Many LGBTQIA+ people (our trans siblings, in particular) are already at risk for higher unemployment rates, and COVID-19 has increased this crisis. Saving money through DIY beauty routines is a pandemic trend that may continue even after salons re-open. “I would seriously say that I’ve been saving around $400 a month on beauty-related hair pieces online purchases and I’m not mad about it,” estimates Cory B.
While for some people, such as myself, doing a good eye makeup tutorial can mean the difference between a good day and a bad day, other members of the queer community are currently celebrating themselves by taking a break from makeup. Before COVID-19, publicist Melissa Vitale says, “Makeup was not an afterthought, it was an essential piece of my outfit.” But now? “I tried to allow myself to do my makeup once, and it didn’t feel right just to sit in front of the Zoom call so I decided to table my makeup routine until I see people again and keep it as a treat for myself. I’ve found other creative expressions. I’ve gotten back into doing nail art on my toes and using cooling eye patches.”
For others, according to New York City-based makeup artist Tianna, a stay-at-home order is the perfect time to practice your makeup skills and learn new looks. “Now is everyone’s chance to try. Don’t be scared; makeup can be washed off and now is the best time to get your practice in. YouTube, Tiktok, and Instagram are your best friends for any tips and tricks for you to explore,” she says.
Exploring doesn’t have to involve spending money or leaving the house, it can mean using what you already have in new ways. “COVID-19 has forced me to adapt by being more creative with my beauty routine, as I’ve started to use a singular product in multiple ways. I have begun using more lipstick as blush, brown liquid eyeliner to add dimension to my eyebrows, and eyelash glue as adhesive for rhinestones,” says makeup artist Sydney Noel. “I have also begun using nail art brushes as detailed eye brushes. I’ve even experimented with using concealer and eyeshadow to fake bleached brows.”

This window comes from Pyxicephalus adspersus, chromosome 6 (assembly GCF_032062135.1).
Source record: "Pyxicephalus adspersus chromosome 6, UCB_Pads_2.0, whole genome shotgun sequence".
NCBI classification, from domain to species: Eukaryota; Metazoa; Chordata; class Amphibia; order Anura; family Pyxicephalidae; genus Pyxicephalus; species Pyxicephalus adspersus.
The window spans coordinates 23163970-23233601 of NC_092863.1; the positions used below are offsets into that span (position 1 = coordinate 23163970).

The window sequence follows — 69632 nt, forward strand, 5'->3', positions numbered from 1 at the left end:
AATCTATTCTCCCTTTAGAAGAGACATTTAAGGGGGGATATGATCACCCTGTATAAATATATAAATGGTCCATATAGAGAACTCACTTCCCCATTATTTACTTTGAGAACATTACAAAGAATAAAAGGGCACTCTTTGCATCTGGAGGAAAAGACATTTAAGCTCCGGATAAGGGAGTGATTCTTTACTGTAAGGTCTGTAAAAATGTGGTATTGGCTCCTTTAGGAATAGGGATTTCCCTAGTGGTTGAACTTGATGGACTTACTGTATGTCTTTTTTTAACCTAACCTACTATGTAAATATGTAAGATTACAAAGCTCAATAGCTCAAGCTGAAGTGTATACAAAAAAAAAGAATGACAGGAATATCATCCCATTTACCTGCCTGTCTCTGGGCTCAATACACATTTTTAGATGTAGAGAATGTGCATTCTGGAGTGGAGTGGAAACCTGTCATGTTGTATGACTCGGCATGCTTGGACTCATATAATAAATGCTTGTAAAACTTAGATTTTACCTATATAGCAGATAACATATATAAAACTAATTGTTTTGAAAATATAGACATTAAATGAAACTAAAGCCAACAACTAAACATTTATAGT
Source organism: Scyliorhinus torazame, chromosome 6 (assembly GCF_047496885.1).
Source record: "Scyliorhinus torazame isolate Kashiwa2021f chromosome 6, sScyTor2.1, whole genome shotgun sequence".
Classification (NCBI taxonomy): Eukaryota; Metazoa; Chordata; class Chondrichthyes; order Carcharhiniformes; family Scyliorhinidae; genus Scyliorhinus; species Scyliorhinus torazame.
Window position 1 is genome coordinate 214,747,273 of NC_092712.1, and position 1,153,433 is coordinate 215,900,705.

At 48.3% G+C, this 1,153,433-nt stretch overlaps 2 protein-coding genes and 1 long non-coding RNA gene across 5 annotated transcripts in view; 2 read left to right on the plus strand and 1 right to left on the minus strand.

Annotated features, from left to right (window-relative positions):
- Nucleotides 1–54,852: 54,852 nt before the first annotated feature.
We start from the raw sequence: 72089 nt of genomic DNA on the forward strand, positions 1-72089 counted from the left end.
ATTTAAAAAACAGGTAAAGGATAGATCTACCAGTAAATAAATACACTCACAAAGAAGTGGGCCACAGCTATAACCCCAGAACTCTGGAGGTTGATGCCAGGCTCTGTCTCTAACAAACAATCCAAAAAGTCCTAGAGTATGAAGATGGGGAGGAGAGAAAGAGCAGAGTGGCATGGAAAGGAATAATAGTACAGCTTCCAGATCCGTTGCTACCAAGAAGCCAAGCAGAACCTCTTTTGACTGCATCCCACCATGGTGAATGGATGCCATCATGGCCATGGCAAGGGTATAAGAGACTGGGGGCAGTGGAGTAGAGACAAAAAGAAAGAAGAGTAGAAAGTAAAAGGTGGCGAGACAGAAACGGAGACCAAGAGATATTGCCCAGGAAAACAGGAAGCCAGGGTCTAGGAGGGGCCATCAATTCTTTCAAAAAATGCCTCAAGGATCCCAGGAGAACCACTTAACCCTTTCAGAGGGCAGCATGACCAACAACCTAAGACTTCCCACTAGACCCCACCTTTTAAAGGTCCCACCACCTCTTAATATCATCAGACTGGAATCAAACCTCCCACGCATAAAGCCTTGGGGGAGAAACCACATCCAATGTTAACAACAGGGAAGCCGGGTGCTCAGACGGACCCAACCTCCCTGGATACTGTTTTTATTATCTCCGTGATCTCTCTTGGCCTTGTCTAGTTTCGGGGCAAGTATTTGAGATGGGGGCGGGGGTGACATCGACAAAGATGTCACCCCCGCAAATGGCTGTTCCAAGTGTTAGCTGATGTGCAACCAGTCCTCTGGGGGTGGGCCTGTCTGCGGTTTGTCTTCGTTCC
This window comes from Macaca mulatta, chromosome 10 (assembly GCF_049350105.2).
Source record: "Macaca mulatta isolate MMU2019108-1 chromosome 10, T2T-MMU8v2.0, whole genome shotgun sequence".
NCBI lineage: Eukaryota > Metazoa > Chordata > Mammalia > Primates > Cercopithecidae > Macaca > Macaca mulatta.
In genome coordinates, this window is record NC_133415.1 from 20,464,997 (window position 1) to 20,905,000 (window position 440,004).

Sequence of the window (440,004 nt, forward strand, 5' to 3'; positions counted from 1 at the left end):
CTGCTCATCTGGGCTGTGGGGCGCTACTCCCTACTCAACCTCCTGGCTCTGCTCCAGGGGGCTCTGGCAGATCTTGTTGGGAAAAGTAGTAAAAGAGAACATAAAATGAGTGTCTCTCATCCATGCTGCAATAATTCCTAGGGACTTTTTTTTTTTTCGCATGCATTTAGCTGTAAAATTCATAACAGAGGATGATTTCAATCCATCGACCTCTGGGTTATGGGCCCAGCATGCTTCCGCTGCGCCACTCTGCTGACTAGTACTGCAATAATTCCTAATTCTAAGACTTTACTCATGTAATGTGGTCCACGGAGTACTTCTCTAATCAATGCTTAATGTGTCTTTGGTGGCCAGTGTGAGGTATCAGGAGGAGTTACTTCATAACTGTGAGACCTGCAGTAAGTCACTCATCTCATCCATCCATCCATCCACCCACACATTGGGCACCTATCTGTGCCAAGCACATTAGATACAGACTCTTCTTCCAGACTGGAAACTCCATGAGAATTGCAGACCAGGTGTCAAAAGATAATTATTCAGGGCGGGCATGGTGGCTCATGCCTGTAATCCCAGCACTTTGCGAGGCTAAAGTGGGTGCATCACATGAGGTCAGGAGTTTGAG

While makeup routines vary, everyone seems to be leaning into skin care. “Having a skin-care routine plays a major role in my life, especially as a gay man,” says Jordan Samuel Pacitti, founder of Jordan Samuel Skin. “Your routine is very personal. It’s something that I’ve always taken as the finishing step in my identity, and I never feel completely ready without doing my skin-care routine.”
In addition to keeping your skin feeling healthy, maintaining a skin-care routine can help you keep a regular schedule, which can be helpful during such a disruptive time. But what’s most important? Don’t feel bad about taking time for yourself to do wig your self-care and beauty routines — not now, not ever. “It’s not fluff or extra. It’s really good for your psyche, for your health, and for your well-being,” says Pacitti.
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Originally Appeared on Allure